Full Text Available Cold exposure imposes a metabolic challenge to mammals that is met by a coordinated response in different tissues to prevent hypothermia. This study reports a transcriptomic analysis in brown adipose tissue (BAT, white adipose (WAT and liver of mice in response to 24 h cold exposure at 8°C. Expression of 1895 genes were significantly (P<0.05 up- or down-regulated more than two fold by cold exposure in all tissues but only 5 of these genes were shared by all three tissues, and only 19, 14 and 134 genes were common between WAT and BAT, WAT and liver, and BAT and liver, respectively. We confirmed using qRT-PCR, the increased expression of a number of characteristic BAT genes during cold exposure. In both BAT and the liver, the most common direction of change in gene expression was suppression (496 genes in BAT and 590 genes in liver. Gene ontology analysis revealed for the first time significant (P<0.05 down regulation in response to cold, of genes involved in oxidoreductase activity, lipid metabolic processes and protease inhibitor activity, in both BAT and liver, but not WAT. The results reveal an unexpected importance of down regulation of cytochrome P450 gene expression and apolipoprotein, in both BAT and liver, but not WAT, in response to cold exposure. Pathway analysis suggests a model in which down regulation of the nuclear transcription factors HNF4α and PPARα in both BAT and liver may orchestrate the down regulation of genes involved in lipoprotein and steroid metabolism as well as Phase I enzymes belonging to the cytochrome P450 group in response to cold stress in mice. We propose that the response to cold stress involves decreased gene expression in a range of cellular processes in order to maximise pathways involved in heat production.

  5. Adipose tissue and adipokines--energy regulation from the human perspective.

    Science.gov (United States)

    Trayhurn, Paul; Bing, Chen; Wood, I Stuart

    2006-07-01

    There has been a rapid rise in the incidence of obesity, primarily as a result of changes in lifestyle (diet and activity levels). Obesity has provided considerable impetus for the investigation of the fundamental mechanisms involved in the regulation of energy balance. Important developments include the identification of novel factors involved in the control of appetite, such as ghrelin, orexin A, and the endogenous cannabinoids, and the emergence of the concept of "nonexercise activity thermogenesis" (NEAT) provided new perspectives on energy expenditure. Studies on white adipose tissue have led to the recognition that it is an important endocrine organ, communicating with the brain and peripheral tissues through the secretion of leptin and other adipokines. There is a rapidly expanding list of protein factors released by white adipose tissue, including the key hormone, adiponectin. Of particular note is the range of cytokines, chemokines, and other inflammation-related proteins secreted by white fat as tissue mass rises; indeed, obesity is characterized by chronic mild inflammation. The adipokines provide an extensive network of communication both within adipose tissue and with other organs, and some are implicated directly in the pathologies associated with obesity, particularly the metabolic syndrome. Although the focus remains very much on obesity in humans, the disorder and its sequelae are also a growing concern in companion animals. PMID:16772463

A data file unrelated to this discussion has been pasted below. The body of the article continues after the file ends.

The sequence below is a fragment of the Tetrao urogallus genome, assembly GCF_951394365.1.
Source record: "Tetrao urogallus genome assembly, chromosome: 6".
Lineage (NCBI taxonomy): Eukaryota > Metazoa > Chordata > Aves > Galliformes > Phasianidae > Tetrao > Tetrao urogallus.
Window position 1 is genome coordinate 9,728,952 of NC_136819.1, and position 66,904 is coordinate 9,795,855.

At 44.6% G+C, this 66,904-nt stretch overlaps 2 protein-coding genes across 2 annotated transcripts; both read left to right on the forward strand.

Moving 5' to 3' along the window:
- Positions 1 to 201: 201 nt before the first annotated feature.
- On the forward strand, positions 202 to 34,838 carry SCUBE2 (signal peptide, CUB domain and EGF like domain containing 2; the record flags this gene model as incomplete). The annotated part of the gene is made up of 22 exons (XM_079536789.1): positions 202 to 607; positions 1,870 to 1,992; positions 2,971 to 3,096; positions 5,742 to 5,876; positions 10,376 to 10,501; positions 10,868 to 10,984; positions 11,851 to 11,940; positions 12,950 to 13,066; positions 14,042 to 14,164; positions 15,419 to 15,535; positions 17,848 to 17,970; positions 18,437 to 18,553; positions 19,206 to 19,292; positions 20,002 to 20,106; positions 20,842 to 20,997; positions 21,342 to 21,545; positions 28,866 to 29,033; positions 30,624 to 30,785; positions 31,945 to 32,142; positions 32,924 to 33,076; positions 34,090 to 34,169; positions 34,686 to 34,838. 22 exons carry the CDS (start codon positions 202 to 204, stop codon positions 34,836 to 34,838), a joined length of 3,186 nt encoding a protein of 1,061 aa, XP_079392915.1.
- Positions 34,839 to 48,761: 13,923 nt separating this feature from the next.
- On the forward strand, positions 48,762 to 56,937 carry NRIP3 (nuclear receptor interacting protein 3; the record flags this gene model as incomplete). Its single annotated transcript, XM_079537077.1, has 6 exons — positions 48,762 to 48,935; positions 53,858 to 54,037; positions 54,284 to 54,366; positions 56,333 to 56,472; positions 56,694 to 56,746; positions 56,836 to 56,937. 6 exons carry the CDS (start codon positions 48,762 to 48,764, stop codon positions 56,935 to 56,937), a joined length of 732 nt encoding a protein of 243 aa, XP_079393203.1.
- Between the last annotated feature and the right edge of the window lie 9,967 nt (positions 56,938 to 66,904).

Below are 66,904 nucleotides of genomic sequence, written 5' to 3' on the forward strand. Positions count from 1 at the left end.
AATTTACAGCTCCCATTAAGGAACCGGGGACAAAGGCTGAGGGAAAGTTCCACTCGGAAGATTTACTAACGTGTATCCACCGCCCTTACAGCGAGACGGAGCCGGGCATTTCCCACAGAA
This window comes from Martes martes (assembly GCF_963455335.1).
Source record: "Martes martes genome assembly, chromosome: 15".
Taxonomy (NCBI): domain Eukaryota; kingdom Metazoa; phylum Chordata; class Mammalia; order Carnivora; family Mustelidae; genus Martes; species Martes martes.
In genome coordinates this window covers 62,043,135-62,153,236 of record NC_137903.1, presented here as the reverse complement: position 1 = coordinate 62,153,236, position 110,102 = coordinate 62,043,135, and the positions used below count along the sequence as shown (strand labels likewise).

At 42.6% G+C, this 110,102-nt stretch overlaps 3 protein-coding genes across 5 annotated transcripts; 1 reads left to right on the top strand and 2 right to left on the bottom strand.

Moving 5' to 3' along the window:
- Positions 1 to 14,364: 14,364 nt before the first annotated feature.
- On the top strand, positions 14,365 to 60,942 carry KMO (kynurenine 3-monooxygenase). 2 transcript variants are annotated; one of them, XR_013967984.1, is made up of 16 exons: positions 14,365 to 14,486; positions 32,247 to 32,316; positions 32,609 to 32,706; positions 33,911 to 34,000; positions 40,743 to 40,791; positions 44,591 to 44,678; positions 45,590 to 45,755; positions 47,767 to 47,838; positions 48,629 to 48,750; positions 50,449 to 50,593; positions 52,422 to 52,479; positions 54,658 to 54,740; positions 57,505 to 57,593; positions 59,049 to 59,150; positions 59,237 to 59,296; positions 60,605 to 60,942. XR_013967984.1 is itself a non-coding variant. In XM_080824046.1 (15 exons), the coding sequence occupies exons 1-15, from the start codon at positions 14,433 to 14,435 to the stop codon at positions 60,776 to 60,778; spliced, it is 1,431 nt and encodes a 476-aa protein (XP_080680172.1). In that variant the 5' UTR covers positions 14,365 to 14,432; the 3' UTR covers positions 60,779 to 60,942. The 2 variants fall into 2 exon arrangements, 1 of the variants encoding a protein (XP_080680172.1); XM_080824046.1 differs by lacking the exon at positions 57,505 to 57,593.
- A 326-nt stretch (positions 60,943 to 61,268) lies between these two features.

6. Adipose tissues differentiated by adipose-derived stemcells harvested from transgenic mice

    Institute of Scientific and Technical Information of China (English)

    LU Feng; GAO Jian-hua; Rei Ogawa; Hiroshi Mizuro; Hiki Hykusoku

    2006-01-01

    Objective: To induce adipocyte differentiation in vitro by adipose-derived stromal cells (ASCs) harvested from transgenic mice with green fluorescent protein (GFP)and assess the possibility of constructing adipose tissues via attachment of ASCs to type Ⅰ collagen scaffolds.Methods: Inguinal fat pads from GFP transgenic mice were digested by enzymes for isolation of ASCs (primary culture). After expansion to three passages of ASCs, the cells were incubated in an adipogenic medium for two weeks, and the adipocyte differentiation by ASCs in vitro was assessed by morphological observation and Oil Red O staining. Then they were attached to collagen scaffolds and co-cultured for 12 hours, followed by hypodermic implantation to the dorsal skin of nude mice for 2 months. The newly-formed tissues were detected by HE staining.Results: The cultured primary stem cells were fibroblast-like and showed active proliferation. After being incubated in an adipocyte differentiation medium, the lipid droplets in the cytoplasm accumulated gradually and finally developed into mature adipocytes, which showed positive in Oil Red O staining. A 0.5-cm3 new tissue clot was found under the dorsal skin of the nude mice and it was confirmed as mature adipose tissues by fluorescent observation and HE staining.Conclusions: ASCs can successfully differentiate adipose tissues into mature adipocytes, which exhibit an adipocyte-like morphology and express as intracytoplasmic lipid droplets. It is an efficient model of adipose tissues engineered with ASCs and type Ⅰ collagen scaffolds.

  7. Metformin ameliorates hepatic steatosis and inflammation without altering adipose phenotype in diet-induced obesity.

    Directory of Open Access Journals (Sweden)

    Shih-Lung Woo